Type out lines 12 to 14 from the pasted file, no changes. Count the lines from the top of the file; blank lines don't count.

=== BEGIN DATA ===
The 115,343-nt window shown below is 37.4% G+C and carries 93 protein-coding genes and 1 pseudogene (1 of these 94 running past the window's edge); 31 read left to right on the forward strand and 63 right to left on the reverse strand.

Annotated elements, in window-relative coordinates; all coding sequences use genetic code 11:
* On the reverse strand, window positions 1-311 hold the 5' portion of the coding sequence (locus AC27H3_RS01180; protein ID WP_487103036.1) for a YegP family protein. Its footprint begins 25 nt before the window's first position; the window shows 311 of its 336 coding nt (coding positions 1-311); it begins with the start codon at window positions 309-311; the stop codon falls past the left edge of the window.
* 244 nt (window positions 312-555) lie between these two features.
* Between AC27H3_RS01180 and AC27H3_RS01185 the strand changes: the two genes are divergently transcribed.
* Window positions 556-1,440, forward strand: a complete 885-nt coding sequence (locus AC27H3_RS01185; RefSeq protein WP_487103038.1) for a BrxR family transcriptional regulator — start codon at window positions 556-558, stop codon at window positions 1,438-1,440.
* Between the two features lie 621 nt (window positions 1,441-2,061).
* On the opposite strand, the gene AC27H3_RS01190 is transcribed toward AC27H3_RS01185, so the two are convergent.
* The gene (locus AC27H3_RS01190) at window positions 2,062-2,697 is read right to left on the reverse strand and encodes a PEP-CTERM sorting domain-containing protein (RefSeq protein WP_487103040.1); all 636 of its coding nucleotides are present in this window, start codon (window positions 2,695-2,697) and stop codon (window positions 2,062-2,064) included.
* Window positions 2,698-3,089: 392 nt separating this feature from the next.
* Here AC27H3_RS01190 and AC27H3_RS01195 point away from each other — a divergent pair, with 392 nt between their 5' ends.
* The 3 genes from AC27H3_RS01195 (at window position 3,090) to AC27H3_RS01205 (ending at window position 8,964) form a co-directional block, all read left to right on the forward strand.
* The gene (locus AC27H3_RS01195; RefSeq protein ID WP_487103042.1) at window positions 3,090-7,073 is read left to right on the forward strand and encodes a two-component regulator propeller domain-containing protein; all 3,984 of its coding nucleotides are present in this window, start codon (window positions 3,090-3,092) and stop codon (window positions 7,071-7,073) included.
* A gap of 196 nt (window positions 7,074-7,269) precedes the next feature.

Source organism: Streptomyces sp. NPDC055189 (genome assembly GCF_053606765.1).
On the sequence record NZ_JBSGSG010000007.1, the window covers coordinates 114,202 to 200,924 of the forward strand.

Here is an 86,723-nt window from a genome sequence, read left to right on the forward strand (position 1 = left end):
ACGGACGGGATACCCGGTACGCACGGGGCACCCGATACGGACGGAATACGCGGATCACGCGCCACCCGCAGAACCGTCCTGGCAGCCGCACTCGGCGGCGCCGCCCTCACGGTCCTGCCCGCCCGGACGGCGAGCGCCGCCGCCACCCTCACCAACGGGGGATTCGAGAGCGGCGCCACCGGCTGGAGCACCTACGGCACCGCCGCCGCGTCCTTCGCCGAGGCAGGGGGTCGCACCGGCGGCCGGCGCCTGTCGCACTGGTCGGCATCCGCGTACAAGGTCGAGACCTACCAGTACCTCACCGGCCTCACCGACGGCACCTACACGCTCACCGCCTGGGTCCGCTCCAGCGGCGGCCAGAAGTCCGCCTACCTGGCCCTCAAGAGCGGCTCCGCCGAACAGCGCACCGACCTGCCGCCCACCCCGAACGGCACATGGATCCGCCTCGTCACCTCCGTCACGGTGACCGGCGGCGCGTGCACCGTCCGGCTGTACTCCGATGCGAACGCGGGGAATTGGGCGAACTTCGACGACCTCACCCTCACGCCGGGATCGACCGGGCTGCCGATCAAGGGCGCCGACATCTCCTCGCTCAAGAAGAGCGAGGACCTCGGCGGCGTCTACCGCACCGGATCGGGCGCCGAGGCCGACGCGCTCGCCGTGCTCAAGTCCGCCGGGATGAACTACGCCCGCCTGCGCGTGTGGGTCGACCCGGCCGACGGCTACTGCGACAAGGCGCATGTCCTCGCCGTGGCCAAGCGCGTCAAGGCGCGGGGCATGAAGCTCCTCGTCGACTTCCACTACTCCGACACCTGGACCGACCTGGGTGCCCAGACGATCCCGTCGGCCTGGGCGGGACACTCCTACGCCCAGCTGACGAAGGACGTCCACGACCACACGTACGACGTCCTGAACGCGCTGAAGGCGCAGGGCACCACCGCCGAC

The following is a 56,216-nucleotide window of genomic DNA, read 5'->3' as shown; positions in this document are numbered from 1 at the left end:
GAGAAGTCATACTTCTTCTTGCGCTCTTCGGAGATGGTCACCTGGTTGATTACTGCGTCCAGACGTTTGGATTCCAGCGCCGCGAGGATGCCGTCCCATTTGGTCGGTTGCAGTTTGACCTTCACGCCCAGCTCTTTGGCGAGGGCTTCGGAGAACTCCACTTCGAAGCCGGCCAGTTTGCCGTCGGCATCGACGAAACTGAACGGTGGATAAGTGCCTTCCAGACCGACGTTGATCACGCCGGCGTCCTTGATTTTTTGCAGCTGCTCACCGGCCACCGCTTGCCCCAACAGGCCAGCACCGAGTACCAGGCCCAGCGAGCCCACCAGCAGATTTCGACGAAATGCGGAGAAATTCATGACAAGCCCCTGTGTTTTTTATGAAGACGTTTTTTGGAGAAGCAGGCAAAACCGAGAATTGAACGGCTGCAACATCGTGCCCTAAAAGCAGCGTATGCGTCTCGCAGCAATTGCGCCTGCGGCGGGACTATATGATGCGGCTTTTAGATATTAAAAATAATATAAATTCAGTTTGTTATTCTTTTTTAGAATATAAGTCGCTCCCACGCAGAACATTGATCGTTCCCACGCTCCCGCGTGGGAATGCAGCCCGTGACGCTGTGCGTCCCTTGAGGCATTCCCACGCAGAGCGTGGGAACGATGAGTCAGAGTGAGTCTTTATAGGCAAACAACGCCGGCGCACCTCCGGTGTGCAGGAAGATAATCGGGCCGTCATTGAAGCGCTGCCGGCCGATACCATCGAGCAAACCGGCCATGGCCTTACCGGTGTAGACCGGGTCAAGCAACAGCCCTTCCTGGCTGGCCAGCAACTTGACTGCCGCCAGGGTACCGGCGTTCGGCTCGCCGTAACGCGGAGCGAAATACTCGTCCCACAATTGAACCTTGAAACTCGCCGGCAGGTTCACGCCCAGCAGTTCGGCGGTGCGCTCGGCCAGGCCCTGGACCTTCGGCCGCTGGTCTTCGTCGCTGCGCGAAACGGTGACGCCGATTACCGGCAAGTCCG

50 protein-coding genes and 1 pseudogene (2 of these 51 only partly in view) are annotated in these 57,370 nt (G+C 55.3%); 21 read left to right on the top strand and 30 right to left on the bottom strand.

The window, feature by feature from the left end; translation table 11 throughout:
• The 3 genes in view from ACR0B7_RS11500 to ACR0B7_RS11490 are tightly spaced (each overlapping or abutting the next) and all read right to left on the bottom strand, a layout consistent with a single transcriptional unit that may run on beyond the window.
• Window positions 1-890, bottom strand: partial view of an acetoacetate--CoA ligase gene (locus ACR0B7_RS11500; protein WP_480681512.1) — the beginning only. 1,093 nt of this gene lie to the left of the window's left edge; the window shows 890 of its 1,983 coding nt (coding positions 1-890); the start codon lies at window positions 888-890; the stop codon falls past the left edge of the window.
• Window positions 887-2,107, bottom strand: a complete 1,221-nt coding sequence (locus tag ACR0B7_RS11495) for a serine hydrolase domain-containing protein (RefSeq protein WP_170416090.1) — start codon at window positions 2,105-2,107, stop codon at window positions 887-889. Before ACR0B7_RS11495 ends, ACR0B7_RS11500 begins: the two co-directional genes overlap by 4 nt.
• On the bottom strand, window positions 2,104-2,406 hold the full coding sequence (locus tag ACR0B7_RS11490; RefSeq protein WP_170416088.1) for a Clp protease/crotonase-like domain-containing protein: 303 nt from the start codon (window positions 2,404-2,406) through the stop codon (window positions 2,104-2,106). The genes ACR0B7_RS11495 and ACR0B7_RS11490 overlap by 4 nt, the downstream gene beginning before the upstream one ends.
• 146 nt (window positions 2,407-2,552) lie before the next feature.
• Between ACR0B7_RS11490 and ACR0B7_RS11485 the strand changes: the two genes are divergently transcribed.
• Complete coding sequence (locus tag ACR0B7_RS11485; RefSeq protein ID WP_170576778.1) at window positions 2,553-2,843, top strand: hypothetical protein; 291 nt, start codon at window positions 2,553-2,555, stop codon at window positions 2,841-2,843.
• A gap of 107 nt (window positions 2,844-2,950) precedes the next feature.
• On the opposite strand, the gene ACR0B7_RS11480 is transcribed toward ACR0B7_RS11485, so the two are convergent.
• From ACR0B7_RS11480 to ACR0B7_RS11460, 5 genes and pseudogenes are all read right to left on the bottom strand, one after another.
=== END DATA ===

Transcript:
* The 3 genes from AC27H3_RS01195 (at window position 3,090) to AC27H3_RS01205 (ending at window position 8,964) form a co-directional block, all read left to right on the forward strand.
* The gene (locus AC27H3_RS01195; RefSeq protein ID WP_487103042.1) at window positions 3,090-7,073 is read left to right on the forward strand and encodes a two-component regulator propeller domain-containing protein; all 3,984 of its coding nucleotides are present in this window, start codon (window positions 3,090-3,092) and stop codon (window positions 7,071-7,073) included.
* A gap of 196 nt (window positions 7,074-7,269) precedes the next feature.